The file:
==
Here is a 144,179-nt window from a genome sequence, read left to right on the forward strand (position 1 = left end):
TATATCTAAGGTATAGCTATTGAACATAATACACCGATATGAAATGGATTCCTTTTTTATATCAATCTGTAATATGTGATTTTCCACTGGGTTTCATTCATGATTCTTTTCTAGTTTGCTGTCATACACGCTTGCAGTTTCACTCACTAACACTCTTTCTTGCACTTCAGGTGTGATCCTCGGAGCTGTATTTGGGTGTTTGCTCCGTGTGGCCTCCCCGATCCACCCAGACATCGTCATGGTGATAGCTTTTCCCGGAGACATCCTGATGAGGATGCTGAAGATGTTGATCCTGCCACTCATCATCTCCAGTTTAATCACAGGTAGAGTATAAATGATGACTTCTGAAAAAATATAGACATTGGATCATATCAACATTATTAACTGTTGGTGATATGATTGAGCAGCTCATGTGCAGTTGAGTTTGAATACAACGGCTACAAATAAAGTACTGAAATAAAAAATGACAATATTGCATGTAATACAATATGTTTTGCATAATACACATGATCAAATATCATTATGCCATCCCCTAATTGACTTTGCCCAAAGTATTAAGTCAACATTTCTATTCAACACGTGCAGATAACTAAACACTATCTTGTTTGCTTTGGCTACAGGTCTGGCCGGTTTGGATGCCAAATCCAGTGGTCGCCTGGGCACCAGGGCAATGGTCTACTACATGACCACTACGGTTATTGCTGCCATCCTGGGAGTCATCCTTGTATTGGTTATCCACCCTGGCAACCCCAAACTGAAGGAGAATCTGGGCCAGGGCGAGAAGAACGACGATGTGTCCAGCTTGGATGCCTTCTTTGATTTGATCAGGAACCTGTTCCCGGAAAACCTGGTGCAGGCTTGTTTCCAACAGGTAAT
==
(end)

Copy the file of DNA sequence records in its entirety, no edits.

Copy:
Here is a 144,179-nt window from a genome sequence, read left to right on the forward strand (position 1 = left end):
TATATCTAAGGTATAGCTATTGAACATAATACACCGATATGAAATGGATTCCTTTTTTATATCAATCTGTAATATGTGATTTTCCACTGGGTTTCATTCATGATTCTTTTCTAGTTTGCTGTCATACACGCTTGCAGTTTCACTCACTAACACTCTTTCTTGCACTTCAGGTGTGATCCTCGGAGCTGTATTTGGGTGTTTGCTCCGTGTGGCCTCCCCGATCCACCCAGACATCGTCATGGTGATAGCTTTTCCCGGAGACATCCTGATGAGGATGCTGAAGATGTTGATCCTGCCACTCATCATCTCCAGTTTAATCACAGGTAGAGTATAAATGATGACTTCTGAAAAAATATAGACATTGGATCATATCAACATTATTAACTGTTGGTGATATGATTGAGCAGCTCATGTGCAGTTGAGTTTGAATACAACGGCTACAAATAAAGTACTGAAATAAAAAATGACAATATTGCATGTAATACAATATGTTTTGCATAATACACATGATCAAATATCATTATGCCATCCCCTAATTGACTTTGCCCAAAGTATTAAGTCAACATTTCTATTCAACACGTGCAGATAACTAAACACTATCTTGTTTGCTTTGGCTACAGGTCTGGCCGGTTTGGATGCCAAATCCAGTGGTCGCCTGGGCACCAGGGCAATGGTCTACTACATGACCACTACGGTTATTGCTGCCATCCTGGGAGTCATCCTTGTATTGGTTATCCACCCTGGCAACCCCAAACTGAAGGAGAATCTGGGCCAGGGCGAGAAGAACGACGATGTGTCCAGCTTGGATGCCTTCTTTGATTTGATCAGGAACCTGTTCCCGGAAAACCTGGTGCAGGCTTGTTTCCAACAGGTAAT